A few years ago, the company Rawlemon designed a spherical lens solar generator, which works better to capture solar energy than a regular solar panel array, and looks much better. The original Rawlemon spherical lens solar generator was created by a Barcelona designer and architect André Broessel of Beta Torics. The system basically uses a large glass ball that is filled with water to concentrate the sun’s energy onto a PV panel. In this way the suns energy is concentrated by up to 10,000 times. The ball can also be rotated and includes a tracking system, meaning that energy collection is maximized throughout the day. However, the design has some serious drawbacks, such as weight of the water-filled ball, which can’t really be supported by most roofs. Another drawback is the problem of producing the glass balls of sufficient quality and size.
The above have most likely been the reasons why these spheres have not gained traction. The company has, however, now found a way to use the design idea for another purpose. They are currently raising funds through an Indie Go Go campaign to create a solar gadget charger. This charger will feature the same design as the original sphere solar generator only on a much smaller scale.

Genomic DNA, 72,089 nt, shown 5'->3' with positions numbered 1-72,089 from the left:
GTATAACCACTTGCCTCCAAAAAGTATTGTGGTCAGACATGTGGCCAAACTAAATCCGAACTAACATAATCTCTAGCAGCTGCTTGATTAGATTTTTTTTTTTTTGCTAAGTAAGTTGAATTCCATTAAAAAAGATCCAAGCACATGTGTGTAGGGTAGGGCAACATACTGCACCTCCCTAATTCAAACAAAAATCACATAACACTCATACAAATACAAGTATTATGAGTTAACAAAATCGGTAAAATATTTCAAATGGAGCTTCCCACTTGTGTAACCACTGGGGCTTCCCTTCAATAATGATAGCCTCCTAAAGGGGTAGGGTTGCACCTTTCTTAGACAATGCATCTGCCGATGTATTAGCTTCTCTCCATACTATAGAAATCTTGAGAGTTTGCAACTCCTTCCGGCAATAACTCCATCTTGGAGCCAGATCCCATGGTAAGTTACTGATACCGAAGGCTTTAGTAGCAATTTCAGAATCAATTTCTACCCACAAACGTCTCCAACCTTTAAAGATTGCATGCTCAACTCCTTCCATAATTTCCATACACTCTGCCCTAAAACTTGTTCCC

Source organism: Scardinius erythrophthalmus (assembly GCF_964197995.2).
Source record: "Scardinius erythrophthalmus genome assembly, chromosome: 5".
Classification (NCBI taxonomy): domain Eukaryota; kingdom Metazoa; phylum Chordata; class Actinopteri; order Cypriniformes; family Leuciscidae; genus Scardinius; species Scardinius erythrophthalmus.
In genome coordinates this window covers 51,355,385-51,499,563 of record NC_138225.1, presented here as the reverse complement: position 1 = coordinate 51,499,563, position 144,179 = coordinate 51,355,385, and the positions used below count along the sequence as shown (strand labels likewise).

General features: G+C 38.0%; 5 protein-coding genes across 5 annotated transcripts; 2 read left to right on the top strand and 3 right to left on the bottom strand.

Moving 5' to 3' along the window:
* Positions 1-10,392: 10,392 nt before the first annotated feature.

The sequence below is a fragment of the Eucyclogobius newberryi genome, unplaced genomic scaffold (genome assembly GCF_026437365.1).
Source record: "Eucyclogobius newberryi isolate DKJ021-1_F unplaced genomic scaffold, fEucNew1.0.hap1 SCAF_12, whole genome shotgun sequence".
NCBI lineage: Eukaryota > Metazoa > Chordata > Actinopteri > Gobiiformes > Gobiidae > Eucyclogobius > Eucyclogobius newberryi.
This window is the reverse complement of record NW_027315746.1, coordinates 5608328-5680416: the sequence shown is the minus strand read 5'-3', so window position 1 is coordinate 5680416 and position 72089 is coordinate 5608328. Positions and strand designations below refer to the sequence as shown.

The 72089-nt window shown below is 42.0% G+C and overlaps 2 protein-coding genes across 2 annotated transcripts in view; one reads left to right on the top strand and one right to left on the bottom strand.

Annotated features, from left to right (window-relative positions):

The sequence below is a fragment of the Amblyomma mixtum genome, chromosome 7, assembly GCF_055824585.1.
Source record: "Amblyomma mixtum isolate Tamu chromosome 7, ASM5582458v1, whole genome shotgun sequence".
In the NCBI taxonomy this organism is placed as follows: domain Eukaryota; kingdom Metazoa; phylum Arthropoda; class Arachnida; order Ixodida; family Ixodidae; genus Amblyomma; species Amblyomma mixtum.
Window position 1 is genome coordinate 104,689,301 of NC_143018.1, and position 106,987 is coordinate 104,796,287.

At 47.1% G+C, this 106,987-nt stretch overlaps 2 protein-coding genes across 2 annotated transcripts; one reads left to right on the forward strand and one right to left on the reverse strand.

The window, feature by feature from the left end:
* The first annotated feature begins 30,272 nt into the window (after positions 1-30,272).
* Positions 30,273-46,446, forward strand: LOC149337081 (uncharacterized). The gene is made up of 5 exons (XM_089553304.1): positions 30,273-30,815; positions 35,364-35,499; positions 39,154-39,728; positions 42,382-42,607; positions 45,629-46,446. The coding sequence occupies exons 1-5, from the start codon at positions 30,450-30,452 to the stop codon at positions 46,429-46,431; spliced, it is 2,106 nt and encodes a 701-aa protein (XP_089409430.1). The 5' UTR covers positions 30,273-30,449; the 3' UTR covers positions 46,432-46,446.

The new charger is called Beta.ey and is small enough to fit on a desk or windowsill. Most competing solar phone charges feature large solar cell areas, but the Beta.ey only has a single 1 square cm solar cell, which is sufficient to generate all the needed power. The ball lens is made from a solid acrylic-polymer and comes with the company’s dual-axis tracking system. Together, these two technologies work to concentrate the diffuse rays of the sun and project them onto a 1.6W multi-junction cell. According to the company, this cell is able to charge a phone fully one and a half times per day.
The Beta.ey system also features a USB port that can be used for direct charging, as well as a 27.5 watt-hour battery for storing the generated solar electricity. The Beta.ey also comes with RGB color LED bulbs, meaning that the gadget can also be used to create ambient lighting.
The main goal of producing these stylish chargers is to fund Rawlemon’s research into providing smarter and more efficient solar devices, which are affordable and accessible for all. The crowd funding campaign still has about 2 weeks to go, but it looks like it will be successful.